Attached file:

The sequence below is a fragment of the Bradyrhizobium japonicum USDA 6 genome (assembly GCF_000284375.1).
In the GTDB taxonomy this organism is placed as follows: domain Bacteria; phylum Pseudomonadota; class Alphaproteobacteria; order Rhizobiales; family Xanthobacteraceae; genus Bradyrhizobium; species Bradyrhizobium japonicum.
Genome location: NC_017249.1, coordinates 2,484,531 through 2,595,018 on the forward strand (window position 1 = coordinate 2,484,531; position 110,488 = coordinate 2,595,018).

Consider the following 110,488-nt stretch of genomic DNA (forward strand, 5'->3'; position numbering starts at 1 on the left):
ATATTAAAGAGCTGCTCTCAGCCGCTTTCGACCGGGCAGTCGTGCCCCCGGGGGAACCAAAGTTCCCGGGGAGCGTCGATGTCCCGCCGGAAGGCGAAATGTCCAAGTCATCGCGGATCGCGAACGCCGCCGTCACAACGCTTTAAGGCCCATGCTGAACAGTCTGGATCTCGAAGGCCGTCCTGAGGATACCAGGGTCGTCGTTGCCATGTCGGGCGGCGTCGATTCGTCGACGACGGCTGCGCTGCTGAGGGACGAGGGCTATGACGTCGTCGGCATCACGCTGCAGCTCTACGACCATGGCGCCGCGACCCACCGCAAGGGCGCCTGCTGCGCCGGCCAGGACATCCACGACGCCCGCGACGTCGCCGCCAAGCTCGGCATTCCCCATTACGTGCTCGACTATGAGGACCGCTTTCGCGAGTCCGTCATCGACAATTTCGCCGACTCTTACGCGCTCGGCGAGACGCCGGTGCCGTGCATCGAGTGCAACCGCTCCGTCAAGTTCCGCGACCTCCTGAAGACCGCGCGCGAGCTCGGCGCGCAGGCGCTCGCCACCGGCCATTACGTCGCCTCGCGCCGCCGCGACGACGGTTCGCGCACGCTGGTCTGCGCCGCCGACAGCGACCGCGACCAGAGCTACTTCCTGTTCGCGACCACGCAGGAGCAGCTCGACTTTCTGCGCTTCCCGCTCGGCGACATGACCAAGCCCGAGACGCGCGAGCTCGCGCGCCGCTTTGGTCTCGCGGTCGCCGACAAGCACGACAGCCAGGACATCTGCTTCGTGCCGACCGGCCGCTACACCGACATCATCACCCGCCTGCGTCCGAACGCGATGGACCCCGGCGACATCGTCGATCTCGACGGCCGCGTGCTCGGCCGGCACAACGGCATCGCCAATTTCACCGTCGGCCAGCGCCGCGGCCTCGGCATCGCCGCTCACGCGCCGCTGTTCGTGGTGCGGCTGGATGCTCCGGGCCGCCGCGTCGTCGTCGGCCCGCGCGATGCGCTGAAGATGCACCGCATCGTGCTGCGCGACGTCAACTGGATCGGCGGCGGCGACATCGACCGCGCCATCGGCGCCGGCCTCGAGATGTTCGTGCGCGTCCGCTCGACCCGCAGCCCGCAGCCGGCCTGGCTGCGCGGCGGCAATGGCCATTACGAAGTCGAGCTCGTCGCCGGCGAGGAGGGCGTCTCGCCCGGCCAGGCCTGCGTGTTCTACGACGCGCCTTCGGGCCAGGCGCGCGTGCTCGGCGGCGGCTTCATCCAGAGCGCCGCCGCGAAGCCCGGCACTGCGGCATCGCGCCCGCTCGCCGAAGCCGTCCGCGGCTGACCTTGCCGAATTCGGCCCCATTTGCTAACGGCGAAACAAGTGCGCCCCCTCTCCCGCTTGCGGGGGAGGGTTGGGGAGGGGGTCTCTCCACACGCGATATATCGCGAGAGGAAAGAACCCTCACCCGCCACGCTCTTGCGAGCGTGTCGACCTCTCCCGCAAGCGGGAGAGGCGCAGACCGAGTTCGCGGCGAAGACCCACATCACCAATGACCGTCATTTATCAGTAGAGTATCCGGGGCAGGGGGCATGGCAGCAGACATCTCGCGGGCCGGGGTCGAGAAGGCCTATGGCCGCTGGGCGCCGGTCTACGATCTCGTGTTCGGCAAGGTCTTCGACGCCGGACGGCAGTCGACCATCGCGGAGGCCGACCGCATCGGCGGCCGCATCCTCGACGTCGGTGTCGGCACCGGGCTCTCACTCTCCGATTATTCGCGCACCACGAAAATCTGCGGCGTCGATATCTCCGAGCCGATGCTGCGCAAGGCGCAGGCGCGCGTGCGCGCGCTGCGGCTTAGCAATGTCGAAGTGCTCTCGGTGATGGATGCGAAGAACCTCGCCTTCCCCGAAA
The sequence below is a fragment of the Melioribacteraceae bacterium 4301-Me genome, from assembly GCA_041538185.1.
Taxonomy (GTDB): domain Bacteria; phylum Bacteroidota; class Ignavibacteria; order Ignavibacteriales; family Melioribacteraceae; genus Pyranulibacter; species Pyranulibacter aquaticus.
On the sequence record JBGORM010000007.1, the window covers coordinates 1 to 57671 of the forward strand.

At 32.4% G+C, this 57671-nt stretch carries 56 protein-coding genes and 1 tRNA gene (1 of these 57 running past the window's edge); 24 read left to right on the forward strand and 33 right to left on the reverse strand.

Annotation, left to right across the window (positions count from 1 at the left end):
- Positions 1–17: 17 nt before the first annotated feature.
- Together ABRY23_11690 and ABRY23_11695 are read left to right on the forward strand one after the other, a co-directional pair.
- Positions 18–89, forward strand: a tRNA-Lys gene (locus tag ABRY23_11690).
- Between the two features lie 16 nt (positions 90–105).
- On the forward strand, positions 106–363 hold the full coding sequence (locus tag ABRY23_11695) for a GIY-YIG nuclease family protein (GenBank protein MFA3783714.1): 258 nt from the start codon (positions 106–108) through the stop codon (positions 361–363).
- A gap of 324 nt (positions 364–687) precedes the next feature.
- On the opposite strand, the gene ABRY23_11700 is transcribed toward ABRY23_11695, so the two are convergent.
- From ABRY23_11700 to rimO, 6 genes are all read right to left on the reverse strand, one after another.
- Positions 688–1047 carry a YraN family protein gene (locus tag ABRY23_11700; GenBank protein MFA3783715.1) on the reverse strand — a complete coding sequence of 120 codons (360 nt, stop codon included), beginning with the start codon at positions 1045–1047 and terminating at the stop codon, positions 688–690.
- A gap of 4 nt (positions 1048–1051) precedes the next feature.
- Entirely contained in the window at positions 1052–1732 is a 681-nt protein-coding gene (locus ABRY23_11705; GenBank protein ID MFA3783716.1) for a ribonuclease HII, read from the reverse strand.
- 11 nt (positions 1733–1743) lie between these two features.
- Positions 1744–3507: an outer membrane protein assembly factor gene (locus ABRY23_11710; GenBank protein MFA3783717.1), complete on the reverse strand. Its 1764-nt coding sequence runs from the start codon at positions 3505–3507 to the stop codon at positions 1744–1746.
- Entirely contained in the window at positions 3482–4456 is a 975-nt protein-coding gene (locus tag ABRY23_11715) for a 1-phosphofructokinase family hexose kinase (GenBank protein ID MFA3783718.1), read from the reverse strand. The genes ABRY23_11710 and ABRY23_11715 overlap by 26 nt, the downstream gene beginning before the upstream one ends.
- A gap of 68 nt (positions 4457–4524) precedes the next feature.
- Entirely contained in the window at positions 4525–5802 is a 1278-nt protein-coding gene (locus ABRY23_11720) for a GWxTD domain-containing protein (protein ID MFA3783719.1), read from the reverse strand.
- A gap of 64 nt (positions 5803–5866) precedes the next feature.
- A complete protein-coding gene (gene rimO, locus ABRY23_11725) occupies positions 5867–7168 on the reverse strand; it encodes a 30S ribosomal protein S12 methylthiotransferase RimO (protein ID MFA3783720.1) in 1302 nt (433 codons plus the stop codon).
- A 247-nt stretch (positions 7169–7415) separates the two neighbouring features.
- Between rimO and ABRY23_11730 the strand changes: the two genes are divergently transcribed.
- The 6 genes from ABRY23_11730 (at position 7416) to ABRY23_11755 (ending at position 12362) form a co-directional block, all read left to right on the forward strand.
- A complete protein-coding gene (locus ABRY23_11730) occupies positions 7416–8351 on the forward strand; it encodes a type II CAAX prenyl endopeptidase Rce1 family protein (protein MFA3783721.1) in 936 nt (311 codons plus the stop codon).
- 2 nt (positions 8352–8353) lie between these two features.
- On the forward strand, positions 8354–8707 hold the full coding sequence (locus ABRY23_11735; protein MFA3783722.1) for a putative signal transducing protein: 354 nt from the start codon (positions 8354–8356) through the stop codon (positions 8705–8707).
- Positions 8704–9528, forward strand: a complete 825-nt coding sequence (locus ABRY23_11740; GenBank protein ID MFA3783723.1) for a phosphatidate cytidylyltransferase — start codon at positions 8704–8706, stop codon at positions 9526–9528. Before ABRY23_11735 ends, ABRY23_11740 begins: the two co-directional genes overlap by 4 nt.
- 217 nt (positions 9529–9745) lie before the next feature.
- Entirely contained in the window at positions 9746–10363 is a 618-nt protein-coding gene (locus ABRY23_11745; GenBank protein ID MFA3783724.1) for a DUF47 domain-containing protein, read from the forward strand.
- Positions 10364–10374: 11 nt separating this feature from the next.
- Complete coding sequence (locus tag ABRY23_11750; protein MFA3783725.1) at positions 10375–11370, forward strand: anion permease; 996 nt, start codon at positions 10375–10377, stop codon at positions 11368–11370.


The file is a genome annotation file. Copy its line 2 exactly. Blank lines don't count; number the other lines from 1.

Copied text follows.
In the GTDB taxonomy this organism is placed as follows: domain Bacteria; phylum Pseudomonadota; class Alphaproteobacteria; order Rhizobiales; family Xanthobacteraceae; genus Bradyrhizobium; species Bradyrhizobium japonicum.